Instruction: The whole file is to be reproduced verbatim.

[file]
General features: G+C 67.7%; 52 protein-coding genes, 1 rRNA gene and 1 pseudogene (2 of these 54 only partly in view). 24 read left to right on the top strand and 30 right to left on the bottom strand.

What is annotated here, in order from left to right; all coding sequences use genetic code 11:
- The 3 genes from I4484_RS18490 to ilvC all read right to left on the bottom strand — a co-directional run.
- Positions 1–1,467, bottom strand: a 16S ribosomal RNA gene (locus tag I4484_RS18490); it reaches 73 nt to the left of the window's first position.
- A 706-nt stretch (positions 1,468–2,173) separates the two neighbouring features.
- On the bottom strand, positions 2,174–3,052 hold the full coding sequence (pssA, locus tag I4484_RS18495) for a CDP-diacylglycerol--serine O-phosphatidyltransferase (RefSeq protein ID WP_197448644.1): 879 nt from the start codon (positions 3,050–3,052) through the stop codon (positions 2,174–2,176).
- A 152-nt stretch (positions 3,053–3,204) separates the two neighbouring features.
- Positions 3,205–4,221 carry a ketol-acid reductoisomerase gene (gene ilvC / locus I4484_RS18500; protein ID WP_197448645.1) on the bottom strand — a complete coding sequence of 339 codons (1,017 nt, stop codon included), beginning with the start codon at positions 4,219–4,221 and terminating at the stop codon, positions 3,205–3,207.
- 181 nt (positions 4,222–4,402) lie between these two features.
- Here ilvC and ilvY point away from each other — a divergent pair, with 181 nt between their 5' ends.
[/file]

General features: G+C 67.7%; 52 protein-coding genes, 1 rRNA gene and 1 pseudogene (2 of these 54 only partly in view). 24 read left to right on the top strand and 30 right to left on the bottom strand.

What is annotated here, in order from left to right; all coding sequences use genetic code 11:
- The 3 genes from I4484_RS18490 to ilvC all read right to left on the bottom strand — a co-directional run.
- Positions 1–1,467, bottom strand: a 16S ribosomal RNA gene (locus tag I4484_RS18490); it reaches 73 nt to the left of the window's first position.
- A 706-nt stretch (positions 1,468–2,173) separates the two neighbouring features.
- On the bottom strand, positions 2,174–3,052 hold the full coding sequence (pssA, locus tag I4484_RS18495) for a CDP-diacylglycerol--serine O-phosphatidyltransferase (RefSeq protein ID WP_197448644.1): 879 nt from the start codon (positions 3,050–3,052) through the stop codon (positions 2,174–2,176).
- A 152-nt stretch (positions 3,053–3,204) separates the two neighbouring features.
- Positions 3,205–4,221 carry a ketol-acid reductoisomerase gene (gene ilvC / locus I4484_RS18500; protein ID WP_197448645.1) on the bottom strand — a complete coding sequence of 339 codons (1,017 nt, stop codon included), beginning with the start codon at positions 4,219–4,221 and terminating at the stop codon, positions 3,205–3,207.
- 181 nt (positions 4,222–4,402) lie between these two features.
- Here ilvC and ilvY point away from each other — a divergent pair, with 181 nt between their 5' ends.